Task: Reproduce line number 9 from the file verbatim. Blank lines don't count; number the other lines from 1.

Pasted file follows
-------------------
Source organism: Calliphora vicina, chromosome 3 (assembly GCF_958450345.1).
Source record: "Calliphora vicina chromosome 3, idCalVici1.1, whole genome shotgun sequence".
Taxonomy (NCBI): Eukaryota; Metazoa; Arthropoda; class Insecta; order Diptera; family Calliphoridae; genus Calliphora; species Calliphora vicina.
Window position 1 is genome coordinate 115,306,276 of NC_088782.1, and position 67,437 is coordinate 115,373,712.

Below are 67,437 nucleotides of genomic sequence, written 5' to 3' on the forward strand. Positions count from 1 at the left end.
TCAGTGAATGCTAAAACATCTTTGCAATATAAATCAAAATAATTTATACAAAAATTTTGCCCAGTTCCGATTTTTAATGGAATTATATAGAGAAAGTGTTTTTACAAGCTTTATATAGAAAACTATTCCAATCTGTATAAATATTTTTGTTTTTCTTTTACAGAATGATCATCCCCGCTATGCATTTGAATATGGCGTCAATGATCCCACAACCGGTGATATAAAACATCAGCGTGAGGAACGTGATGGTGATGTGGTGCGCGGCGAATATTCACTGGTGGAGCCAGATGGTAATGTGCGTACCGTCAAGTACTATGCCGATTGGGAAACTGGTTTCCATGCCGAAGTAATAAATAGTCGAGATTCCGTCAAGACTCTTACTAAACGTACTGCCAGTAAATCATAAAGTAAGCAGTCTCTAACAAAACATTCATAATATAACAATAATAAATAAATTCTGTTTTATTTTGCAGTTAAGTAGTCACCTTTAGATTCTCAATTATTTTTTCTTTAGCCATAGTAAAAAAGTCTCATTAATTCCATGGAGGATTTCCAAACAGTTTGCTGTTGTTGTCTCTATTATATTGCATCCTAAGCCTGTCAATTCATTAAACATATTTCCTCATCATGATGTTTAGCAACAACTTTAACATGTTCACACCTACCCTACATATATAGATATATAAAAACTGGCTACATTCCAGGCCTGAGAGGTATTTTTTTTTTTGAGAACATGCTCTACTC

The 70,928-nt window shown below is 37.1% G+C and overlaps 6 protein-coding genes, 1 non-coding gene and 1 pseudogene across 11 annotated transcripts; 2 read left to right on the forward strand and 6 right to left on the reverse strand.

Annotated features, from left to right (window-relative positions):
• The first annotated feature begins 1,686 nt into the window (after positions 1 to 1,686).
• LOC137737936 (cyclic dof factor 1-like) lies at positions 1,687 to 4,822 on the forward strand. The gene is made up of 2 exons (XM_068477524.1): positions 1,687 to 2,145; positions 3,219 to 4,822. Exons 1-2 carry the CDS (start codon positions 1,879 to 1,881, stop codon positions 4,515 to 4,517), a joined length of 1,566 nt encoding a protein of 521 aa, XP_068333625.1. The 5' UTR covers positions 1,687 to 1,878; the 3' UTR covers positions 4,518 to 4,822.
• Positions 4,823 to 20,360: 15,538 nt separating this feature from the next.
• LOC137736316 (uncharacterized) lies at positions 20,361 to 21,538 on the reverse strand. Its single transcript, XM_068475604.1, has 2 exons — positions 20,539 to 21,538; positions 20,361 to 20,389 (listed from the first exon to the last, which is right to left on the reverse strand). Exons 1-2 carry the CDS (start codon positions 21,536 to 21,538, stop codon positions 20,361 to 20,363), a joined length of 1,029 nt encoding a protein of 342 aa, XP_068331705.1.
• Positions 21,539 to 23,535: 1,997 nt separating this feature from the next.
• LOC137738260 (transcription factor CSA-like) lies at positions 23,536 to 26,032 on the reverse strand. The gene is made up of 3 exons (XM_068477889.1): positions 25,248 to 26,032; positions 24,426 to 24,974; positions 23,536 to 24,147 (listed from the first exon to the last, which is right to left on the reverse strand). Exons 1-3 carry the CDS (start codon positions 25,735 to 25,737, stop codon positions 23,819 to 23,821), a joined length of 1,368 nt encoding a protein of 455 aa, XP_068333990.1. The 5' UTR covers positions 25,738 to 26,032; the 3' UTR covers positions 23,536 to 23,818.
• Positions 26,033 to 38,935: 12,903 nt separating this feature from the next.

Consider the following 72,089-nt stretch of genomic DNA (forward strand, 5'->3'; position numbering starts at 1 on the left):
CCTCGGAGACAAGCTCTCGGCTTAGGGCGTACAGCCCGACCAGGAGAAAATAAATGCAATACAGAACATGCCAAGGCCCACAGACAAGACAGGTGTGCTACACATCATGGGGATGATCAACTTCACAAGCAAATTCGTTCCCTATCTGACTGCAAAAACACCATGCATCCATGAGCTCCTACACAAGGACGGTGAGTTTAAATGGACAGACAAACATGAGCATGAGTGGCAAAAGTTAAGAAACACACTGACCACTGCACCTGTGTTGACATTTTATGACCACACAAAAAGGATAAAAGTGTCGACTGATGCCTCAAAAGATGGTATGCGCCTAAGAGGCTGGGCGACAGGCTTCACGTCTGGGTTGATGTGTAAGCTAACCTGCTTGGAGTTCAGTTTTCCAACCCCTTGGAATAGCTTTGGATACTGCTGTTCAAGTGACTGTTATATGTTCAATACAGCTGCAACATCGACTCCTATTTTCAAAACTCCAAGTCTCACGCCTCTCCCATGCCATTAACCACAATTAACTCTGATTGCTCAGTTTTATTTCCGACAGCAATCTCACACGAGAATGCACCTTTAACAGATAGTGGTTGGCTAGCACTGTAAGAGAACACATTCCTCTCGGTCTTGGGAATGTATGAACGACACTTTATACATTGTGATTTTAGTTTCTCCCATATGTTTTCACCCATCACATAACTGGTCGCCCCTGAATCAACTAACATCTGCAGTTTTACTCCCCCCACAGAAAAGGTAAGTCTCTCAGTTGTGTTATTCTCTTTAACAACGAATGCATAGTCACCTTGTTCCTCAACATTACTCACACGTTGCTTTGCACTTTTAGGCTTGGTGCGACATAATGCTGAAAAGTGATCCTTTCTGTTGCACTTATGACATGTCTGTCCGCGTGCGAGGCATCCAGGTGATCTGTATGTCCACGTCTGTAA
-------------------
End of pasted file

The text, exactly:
• The first annotated feature begins 1,686 nt into the window (after positions 1 to 1,686).